Everything had gone smoothly, and I truly believed that this was the end of this heart wrenching scare. I was proved wrong when the dreaded C word was attached to my darling brother, and the first time I set foot in The Christie hospital to watch him undergo radiotherapy. I will never forget the day that everyone found out, how I walked into a classroom full of people who had just been told the news about something which seemed so personal. I remember thinking, ‘It’s real now, everybody knows’ and I knew that I could no longer live in my bubble where I blocked off reality. 

Time passed, and it seemed as if the treatment was going well. We had the occasional scare - Luke underwent another operation, and we constantly received bad news, good news, bad news, bad news, good news and then bad news again. The last set of bad news was the worst news you could ever ever EVER imagine. The cancer was no longer just in Luke’s brain, it had reached his spine too. It had spread everywhere, and there wasn’t a chance that it was going to be cured. My darling brother, who I had spent every single day of my life with, was now a ticking time bomb - and we had no idea of how much longer he had left. 

I’m still completely uncertain as to how I got through this stage, but I guess it’s true what they say - your strength always shines throughout the hardest of situations. I’m sure you’ll have guessed how this story ends - Luke was taken away from us on 2nd March 2016, and we have just passed the q year anniversary. The thing is, nothing can ever prepare you for losing a loved one - no matter how many self help books you read, how many counselling sessions you undergo or how many times you tell yourself ‘I will get through this’. When you lose someone you love that much, you lose part of yourself too - a part that you will never get back.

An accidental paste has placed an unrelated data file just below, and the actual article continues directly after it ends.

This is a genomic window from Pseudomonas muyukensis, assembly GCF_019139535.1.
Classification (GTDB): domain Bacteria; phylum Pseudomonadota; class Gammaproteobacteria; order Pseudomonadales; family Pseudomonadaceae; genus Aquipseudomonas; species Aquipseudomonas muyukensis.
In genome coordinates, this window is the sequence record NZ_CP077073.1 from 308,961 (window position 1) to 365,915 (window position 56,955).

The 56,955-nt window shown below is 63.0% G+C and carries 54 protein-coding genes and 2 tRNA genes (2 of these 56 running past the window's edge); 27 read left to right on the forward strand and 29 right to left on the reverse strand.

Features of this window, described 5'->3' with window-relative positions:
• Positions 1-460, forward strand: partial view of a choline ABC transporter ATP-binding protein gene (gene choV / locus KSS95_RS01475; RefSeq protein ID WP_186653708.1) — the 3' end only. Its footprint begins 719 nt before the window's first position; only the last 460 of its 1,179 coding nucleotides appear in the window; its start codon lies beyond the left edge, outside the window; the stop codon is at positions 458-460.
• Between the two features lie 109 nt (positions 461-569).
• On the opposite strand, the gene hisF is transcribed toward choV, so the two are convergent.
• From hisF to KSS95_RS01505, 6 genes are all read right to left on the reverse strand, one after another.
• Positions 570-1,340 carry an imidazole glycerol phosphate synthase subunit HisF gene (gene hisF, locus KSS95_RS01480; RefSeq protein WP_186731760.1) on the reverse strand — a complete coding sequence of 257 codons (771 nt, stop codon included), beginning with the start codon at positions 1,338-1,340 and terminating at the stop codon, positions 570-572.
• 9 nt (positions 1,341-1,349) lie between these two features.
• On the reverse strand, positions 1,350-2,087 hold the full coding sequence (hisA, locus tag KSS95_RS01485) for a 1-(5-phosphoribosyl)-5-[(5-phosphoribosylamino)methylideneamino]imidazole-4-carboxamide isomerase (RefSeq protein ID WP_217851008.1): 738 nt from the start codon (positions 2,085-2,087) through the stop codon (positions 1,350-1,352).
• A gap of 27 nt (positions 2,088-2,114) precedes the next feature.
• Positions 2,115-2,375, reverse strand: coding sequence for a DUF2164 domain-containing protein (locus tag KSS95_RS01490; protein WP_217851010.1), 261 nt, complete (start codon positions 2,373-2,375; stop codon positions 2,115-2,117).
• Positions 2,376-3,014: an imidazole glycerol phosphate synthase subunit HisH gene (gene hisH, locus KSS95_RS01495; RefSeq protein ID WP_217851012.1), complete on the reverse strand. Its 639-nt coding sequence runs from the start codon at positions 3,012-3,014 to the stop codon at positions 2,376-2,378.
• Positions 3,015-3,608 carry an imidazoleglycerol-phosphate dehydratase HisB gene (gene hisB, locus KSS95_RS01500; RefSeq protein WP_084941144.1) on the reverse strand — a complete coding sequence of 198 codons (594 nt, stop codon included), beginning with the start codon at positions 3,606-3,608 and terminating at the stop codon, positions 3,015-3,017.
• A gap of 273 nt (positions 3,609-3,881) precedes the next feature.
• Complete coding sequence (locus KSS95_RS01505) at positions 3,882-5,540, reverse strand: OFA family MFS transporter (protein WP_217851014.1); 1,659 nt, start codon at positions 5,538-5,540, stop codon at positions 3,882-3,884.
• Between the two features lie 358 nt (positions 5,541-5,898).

It’s the afterwards which is the hardest part. It’s the stares of people as you walk into school the first time after the funeral, who are so unsure as to what to say - because what can you say? No words, no amounts of ‘I’m so sorry’ can fix anything - and there’s the constant feeling of anger that was unleashed from every sad smile I got in the corridors. Something I struggled with the most was the feeling of guilt - which I still feel today. It’s the constant questioning of ‘why him, why wasn’t it me?’ which I find myself asking at the darkest of times. My brother was, and still is, loved by everybody, and I honestly do mean everybody. He had this infectious smile which you couldn’t help but replicate whenever he was around, and he could have you laughing even at times where you couldn’t ever imagine smiling again. And now, when we need that more than ever, he’s not here. When you lose someone, you begin to start idealising how certain situations would be if they were still here. You begin to think that if they were here, they’d be able to fix everything for you - even though you know deep in your heart that that just isn't the case.